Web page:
Why John Malone Put Chase Carey in Charge of Formula One

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Liberty Media is paying $4.4 billion for the motorsports giant, which will be overseen by Rupert Murdoch's longtime lieutenant as he remains vice chairman at 21st Century Fox.

John Malone has taken the checkered flag in the race for ownership of motorsports giant Formula One, with his Liberty Media making a $4.4 billion bet that it can grow its global appeal and financials.

For Hollywood, the real news though was who is coming along for the ride. Former DirecTV boss and longtime Rupert Murdoch lieutenant Chase Carey, 62, will serve as Formula One chairman while remaining vice chairman and a nonexclusive consultant at 21st Century Fox.

Wunderlich Securities analyst Matthew Harrigan said Murdoch likely “at least grudgingly went along” with Carey’s decision to work with Malone, 75, who has been called a Murdoch frenemy and who bought DirecTV from Murdoch when Carey was CEO, but a source says Murdoch supported the move. Carey's Fox role also doesn't require a big time commitment.

Some also immediately wondered whether Malone could down the line look to tap Carey, maybe once his Fox involvement ends (his current Fox arrangement runs through mid-2017 with the option for another year), for a broader content business role. After all, Malone was a driving force behind Lionsgate’s deal for Starz and has spoken of the need for increased scale that could see him push for further consolidation.

“He has often used talent he trusts and shuffles them around as appropriate,” Macquarie Capital analyst Amy Yong said about Malone. “The fact that he brought him back from a previous relationship with DirecTV is a sign of confidence in Carey’s ability to execute.”

But Harrigan said: “I think Formula One is the right project for Chase,” who is known as a big New York Yankees and overall sports fan. “I view Chase more as a sports than an entertainment guy.” He added: “Chase is the maestro of sports rights monetization.”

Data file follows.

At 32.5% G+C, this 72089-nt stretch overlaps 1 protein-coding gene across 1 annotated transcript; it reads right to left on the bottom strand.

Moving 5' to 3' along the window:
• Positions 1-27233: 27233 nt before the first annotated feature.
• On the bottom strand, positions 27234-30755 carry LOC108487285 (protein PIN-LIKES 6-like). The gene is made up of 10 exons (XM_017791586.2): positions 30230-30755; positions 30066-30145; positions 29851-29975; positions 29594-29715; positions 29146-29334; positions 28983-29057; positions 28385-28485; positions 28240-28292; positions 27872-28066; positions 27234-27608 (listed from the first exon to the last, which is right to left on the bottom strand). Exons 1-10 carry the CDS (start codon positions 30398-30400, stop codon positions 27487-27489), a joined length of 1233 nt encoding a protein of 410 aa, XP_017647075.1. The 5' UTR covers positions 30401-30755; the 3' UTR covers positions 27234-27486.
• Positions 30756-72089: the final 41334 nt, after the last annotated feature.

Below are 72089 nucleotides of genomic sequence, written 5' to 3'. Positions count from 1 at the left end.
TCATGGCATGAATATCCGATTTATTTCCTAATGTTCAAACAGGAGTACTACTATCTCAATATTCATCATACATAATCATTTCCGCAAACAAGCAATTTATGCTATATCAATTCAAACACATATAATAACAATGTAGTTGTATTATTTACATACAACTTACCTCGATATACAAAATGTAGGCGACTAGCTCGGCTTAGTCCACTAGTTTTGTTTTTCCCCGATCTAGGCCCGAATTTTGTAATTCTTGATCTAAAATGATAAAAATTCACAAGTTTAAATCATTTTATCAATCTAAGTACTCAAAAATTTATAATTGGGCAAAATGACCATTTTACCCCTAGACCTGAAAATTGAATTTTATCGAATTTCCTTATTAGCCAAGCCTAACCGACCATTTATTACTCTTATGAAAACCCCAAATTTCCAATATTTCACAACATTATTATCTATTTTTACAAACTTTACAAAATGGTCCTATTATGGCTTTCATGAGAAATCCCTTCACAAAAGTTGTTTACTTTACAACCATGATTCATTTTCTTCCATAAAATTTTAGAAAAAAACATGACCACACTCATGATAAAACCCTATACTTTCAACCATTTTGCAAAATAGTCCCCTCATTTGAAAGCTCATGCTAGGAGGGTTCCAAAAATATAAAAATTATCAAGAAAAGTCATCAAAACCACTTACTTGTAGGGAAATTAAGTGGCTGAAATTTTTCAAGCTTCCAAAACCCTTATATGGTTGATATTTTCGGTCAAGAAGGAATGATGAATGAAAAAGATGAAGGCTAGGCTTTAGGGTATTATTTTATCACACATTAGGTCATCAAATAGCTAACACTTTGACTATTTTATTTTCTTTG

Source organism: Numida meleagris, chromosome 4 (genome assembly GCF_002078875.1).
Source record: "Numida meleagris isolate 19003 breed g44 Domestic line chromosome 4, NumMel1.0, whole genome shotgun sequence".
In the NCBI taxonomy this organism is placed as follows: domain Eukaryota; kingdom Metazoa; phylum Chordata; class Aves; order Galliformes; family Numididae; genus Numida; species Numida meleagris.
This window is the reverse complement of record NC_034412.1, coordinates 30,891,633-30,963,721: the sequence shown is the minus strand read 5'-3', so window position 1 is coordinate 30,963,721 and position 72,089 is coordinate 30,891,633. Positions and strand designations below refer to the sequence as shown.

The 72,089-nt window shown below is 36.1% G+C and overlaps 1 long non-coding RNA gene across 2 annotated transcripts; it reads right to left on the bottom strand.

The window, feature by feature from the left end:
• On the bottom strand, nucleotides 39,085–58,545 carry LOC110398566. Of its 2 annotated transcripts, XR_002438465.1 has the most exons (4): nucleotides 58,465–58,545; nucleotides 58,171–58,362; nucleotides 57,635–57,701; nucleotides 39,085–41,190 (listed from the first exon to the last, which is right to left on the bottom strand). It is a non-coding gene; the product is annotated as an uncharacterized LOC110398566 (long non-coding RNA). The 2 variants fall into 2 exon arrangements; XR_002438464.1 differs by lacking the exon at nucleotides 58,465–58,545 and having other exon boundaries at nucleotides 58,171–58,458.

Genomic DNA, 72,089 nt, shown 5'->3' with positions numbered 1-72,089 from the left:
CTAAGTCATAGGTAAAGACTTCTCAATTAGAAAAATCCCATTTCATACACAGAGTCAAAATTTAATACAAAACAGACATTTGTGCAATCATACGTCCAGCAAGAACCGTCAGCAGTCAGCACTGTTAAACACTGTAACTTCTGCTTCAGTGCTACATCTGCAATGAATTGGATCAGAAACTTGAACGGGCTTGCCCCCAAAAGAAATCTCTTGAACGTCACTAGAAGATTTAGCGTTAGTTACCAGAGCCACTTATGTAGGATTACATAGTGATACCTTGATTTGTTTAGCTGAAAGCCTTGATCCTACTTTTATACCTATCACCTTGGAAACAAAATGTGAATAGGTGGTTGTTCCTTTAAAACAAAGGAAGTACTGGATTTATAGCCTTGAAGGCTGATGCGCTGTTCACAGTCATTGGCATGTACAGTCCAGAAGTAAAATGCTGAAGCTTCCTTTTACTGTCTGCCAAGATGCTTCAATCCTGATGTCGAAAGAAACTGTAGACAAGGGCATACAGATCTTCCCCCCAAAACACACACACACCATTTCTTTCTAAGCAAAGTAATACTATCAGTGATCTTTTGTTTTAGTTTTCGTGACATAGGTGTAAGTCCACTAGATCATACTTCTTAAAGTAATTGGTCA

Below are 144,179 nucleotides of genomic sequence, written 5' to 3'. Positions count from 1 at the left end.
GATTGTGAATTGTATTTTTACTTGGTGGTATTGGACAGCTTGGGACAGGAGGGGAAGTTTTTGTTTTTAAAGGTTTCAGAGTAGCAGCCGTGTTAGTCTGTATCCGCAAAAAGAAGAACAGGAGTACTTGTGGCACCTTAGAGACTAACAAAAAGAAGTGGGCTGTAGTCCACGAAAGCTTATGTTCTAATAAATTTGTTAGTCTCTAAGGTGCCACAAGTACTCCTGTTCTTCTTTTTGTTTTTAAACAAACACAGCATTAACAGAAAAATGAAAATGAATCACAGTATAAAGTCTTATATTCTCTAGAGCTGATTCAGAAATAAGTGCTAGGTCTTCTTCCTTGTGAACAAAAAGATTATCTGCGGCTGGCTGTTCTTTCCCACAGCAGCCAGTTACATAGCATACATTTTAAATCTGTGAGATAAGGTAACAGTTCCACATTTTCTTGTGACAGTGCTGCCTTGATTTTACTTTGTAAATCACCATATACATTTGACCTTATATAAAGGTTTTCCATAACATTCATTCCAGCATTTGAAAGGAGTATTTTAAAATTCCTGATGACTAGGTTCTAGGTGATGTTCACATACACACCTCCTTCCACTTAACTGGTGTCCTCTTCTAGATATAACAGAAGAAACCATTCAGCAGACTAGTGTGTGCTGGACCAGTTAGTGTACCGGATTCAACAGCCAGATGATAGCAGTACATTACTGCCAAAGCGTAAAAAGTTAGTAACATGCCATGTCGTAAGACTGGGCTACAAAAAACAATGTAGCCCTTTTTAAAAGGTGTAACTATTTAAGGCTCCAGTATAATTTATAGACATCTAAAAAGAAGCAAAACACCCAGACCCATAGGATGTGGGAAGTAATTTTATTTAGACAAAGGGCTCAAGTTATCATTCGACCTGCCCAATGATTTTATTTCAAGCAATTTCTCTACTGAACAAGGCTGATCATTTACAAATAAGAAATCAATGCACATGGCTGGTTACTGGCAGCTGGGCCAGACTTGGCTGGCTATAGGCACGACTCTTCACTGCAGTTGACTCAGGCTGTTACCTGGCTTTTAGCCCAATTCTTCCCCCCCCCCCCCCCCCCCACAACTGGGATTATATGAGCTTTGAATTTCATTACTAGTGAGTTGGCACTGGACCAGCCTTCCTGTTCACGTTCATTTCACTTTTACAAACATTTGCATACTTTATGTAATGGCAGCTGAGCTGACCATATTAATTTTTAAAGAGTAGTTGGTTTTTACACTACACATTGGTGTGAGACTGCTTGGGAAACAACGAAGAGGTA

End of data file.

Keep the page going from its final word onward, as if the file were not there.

That’s why Carey seems to have had the pole position when Malone needed someone to oversee Formula One. Liberty's acquisition, which puts an enterprise value of $8 billion on the racing franchise, gives it the chance to own one of the most profitable sports brands in the world, and Carey's job will be to take it to the next level. Notes Yong: "Formula One is one of the few remaining undermonetized sports franchises complete with global recognition and a loyal, high-income fan base." She added: "We believe it can reach its full potential under the leadership of chairman Chase Carey and Liberty."

During a conference call, Carey and Liberty Media CEO Greg Maffei mentioned such opportunities for F1 as increased promotion and marketing, digital distribution of content, an expansion of commercial partners and a possible expansion of the race calendar. "Markets like the U.S. and key Asian markets are an opportunity for us to develop," said Carey.

Formula One’s 2015 revenue amounted to $1.70 billion, with earnings before interest, taxes, depreciation and amortization after team payouts reaching $464 million, according to Liberty’s conference call materials.

Observers say Carey, who oversaw the lucrative Fox Sports properties, knows how to promote the value of sports and its ability to reach a huge live audience. But his biggest challenge might be keeping Bernie Ecclestone, who will remain CEO of Formula One, in check. The 85-year-old Ecclestone, who is as colorful and headline-grabbing as some of F1's star drivers, has effectively controlled the sport since the late 1970s and never has seemed to play well with others nor been willing to groom a successor.

Carey gave Ecclestone credit, but also made clear the new owners feel more can be done. "I greatly admire Formula One as a unique global sports entertainment franchise," Carey said. "I see great opportunity to help Formula One continue to develop and prosper for the benefit of the sport, fans, teams and investors alike."

This story first appeared in the Sept. 23 issue of The Hollywood Reporter magazine. To receive the magazine, click here to subscribe.